Behind the Scenes at Cirque du Soleil’s Amaluna
That is no easy feat, considering the fact that the venerable entity, based in Quebec, has given birth to more than 18 shows—many of which tour nationally and internationally, while others such as “KÀ,” “O,” and “The Beatles LOVE” are stationed in Las Vegas.
Any way you swing it from the uneven bars, it’s hard to deny the allure of a creative beast that has attracted more than 100 million spectators since it launched 1984. But 20 years ago, only 73 people worked for Cirque du Soleil. And today? It’s a booming enterprise with more than 5,000 employees worldwide, including more than 1,300 artists. Fun fact: The company’s employees and artists comprise more than 50 nationalities and speak 25 different languages.
“Amaluna,” which has been enjoying a healthy run in the Bay Area since late last year and heads to New York City March 20, surpasses expectations with a rather unique twist: For the very first time the show’s cast is nearly all female.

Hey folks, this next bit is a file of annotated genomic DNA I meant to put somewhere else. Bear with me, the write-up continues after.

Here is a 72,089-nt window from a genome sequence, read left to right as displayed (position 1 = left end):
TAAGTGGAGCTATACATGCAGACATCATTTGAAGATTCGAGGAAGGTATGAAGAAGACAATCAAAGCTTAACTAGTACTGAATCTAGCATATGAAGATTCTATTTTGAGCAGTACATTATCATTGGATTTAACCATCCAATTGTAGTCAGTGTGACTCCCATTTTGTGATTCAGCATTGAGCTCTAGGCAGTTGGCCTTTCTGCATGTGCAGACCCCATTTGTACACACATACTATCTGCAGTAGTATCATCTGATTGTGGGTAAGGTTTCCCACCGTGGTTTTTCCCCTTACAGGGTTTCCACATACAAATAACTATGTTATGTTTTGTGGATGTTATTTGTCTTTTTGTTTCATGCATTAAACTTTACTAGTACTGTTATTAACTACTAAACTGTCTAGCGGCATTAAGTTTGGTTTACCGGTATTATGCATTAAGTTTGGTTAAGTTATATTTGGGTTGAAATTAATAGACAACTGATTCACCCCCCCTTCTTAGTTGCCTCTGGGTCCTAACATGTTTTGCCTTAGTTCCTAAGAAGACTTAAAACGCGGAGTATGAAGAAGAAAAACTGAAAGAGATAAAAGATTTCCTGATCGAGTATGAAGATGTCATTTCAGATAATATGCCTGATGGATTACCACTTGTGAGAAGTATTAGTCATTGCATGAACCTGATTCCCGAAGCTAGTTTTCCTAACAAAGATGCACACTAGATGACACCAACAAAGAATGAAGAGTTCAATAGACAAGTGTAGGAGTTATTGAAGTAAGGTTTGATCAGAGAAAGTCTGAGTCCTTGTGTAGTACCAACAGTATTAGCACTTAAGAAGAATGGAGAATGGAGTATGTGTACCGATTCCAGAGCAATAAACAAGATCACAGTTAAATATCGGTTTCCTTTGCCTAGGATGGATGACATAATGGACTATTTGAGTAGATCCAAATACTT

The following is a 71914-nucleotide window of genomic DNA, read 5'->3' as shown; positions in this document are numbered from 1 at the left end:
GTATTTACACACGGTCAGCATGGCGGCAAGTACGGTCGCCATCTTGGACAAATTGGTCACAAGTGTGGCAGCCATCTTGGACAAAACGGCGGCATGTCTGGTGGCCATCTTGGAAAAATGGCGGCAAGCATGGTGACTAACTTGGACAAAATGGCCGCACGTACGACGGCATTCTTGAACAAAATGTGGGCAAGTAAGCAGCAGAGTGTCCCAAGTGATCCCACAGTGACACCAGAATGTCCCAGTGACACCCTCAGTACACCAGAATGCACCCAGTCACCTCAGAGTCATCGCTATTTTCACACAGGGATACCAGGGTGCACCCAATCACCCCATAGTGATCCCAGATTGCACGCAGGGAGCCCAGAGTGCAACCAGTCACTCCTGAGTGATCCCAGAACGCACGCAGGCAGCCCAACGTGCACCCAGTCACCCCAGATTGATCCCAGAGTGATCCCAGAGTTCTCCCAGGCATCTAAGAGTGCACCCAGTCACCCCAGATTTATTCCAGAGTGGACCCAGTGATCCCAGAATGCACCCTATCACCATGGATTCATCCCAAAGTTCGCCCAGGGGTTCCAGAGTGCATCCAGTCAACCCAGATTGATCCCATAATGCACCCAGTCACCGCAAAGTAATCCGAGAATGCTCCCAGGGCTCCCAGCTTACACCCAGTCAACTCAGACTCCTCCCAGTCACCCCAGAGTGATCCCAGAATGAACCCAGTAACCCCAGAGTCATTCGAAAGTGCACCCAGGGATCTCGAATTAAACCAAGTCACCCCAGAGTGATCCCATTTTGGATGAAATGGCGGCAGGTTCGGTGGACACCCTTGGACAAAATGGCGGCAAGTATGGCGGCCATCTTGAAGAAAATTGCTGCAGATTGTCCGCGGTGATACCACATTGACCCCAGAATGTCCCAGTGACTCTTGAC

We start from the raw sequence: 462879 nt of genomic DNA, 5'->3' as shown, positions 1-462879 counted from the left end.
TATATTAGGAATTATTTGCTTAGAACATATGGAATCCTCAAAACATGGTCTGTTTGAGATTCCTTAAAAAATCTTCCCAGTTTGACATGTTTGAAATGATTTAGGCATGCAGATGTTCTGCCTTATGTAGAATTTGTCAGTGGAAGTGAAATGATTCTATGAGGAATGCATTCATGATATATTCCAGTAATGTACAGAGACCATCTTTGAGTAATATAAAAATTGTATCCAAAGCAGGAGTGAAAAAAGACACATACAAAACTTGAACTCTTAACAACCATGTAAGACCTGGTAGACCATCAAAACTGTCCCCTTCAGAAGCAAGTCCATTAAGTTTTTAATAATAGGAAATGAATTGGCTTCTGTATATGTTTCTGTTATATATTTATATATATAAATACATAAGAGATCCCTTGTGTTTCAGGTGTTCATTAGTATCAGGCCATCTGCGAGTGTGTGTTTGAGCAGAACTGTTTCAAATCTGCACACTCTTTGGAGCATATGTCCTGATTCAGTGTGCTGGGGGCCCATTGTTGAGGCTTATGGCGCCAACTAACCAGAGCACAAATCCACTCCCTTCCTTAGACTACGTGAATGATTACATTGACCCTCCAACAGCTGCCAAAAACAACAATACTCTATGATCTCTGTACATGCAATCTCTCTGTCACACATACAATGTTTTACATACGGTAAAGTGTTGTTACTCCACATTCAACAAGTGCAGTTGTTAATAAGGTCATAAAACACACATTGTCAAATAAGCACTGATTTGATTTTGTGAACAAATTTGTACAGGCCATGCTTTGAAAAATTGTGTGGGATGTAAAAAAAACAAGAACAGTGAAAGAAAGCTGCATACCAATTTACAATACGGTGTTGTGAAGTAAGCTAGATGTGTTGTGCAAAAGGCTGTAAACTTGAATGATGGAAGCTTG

“One of the main things Cirque said to me early on was that they were considering doing a show that would be an homage to women,” says director Diane Paulus. “It was an opportunity I could not pass up. It’s usually 25 percent women to 75 percent male in a typical show. We are nearly the opposite ratio.”
I jet setted behind the scenes of “Amaluna,” which was eventful if not strenuous. Take a look:
For ticket information and tour dates, or to learn more about Cirque du Soleil and “Amaluna,” visit the website.